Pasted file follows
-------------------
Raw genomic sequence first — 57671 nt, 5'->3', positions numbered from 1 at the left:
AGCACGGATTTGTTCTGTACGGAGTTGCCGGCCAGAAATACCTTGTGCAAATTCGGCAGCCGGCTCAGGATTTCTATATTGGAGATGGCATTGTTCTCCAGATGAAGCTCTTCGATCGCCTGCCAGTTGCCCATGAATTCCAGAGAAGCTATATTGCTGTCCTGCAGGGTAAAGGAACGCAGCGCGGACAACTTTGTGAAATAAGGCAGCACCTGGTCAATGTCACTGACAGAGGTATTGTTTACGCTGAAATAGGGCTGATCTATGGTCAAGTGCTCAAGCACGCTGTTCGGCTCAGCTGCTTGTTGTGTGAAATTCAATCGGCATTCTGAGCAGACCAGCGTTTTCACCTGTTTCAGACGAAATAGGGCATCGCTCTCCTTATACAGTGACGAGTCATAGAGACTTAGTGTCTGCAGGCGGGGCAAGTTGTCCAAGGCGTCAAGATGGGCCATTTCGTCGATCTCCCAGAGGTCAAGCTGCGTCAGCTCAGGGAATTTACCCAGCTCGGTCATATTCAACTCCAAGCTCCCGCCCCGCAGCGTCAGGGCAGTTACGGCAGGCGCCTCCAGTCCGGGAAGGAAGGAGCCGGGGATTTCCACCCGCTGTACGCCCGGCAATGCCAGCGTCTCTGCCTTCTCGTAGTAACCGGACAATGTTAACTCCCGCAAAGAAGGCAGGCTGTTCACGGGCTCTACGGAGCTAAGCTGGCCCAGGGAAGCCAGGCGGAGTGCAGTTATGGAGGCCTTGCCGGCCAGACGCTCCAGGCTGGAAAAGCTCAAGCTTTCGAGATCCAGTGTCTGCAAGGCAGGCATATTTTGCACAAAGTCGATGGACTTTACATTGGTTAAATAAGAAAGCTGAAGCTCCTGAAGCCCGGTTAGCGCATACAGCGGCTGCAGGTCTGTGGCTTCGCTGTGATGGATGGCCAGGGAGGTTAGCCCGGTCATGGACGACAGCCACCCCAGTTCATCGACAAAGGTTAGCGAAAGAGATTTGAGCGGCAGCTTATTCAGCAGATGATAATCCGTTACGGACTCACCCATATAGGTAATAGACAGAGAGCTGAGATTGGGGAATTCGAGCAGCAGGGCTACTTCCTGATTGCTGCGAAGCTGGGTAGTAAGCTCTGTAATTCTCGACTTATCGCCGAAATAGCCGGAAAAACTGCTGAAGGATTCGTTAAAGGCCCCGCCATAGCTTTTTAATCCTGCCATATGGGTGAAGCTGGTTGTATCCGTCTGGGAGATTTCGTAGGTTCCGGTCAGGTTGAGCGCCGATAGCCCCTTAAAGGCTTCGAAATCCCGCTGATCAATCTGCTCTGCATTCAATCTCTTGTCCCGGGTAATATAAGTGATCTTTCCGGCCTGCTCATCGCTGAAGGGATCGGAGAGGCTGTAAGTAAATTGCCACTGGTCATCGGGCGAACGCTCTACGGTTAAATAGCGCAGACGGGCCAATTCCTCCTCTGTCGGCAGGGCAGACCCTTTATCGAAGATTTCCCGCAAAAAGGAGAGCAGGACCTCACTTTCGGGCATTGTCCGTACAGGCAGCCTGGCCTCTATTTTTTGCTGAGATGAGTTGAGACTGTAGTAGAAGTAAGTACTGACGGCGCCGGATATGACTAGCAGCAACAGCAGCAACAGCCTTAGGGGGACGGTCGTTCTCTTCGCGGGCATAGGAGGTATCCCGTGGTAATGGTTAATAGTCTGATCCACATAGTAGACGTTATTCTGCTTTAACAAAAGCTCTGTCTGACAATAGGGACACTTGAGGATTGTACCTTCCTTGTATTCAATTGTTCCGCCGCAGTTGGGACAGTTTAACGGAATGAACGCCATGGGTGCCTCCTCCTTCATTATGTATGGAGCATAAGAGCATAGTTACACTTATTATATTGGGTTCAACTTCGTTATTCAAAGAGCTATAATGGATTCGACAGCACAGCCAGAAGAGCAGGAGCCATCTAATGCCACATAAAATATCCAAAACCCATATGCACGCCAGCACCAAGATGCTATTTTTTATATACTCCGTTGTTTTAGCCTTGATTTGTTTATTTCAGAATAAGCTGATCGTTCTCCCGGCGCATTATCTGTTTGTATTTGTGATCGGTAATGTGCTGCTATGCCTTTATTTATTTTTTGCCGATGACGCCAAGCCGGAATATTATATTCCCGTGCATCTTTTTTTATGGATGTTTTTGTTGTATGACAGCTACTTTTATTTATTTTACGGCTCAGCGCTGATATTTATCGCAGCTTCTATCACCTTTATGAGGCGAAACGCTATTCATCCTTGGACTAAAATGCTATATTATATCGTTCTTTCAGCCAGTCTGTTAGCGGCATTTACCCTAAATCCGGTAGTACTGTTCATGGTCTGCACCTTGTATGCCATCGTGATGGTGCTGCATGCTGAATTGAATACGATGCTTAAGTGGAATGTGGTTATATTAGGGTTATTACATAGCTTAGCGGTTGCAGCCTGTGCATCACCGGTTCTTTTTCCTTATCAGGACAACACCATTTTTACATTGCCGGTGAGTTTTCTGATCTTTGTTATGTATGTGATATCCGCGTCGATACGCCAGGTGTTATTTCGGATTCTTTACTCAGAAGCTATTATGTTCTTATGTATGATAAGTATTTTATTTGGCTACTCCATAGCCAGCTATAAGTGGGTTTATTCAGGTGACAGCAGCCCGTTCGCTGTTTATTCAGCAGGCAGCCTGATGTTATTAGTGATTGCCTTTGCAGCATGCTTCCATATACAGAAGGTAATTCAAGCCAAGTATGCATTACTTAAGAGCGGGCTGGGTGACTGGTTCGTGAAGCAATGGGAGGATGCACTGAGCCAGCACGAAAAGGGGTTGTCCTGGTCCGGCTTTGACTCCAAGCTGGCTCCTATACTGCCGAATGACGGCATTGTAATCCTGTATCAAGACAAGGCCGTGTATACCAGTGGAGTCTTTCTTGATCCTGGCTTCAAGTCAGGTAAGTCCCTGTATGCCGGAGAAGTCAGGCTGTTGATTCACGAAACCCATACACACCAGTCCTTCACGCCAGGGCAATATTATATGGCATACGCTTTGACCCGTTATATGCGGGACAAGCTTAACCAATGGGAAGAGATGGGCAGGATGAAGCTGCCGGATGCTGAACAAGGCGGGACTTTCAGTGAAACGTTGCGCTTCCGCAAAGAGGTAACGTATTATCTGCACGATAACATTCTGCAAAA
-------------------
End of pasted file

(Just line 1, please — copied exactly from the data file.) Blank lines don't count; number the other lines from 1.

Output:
Raw genomic sequence first — 57671 nt, 5'->3', positions numbered from 1 at the left: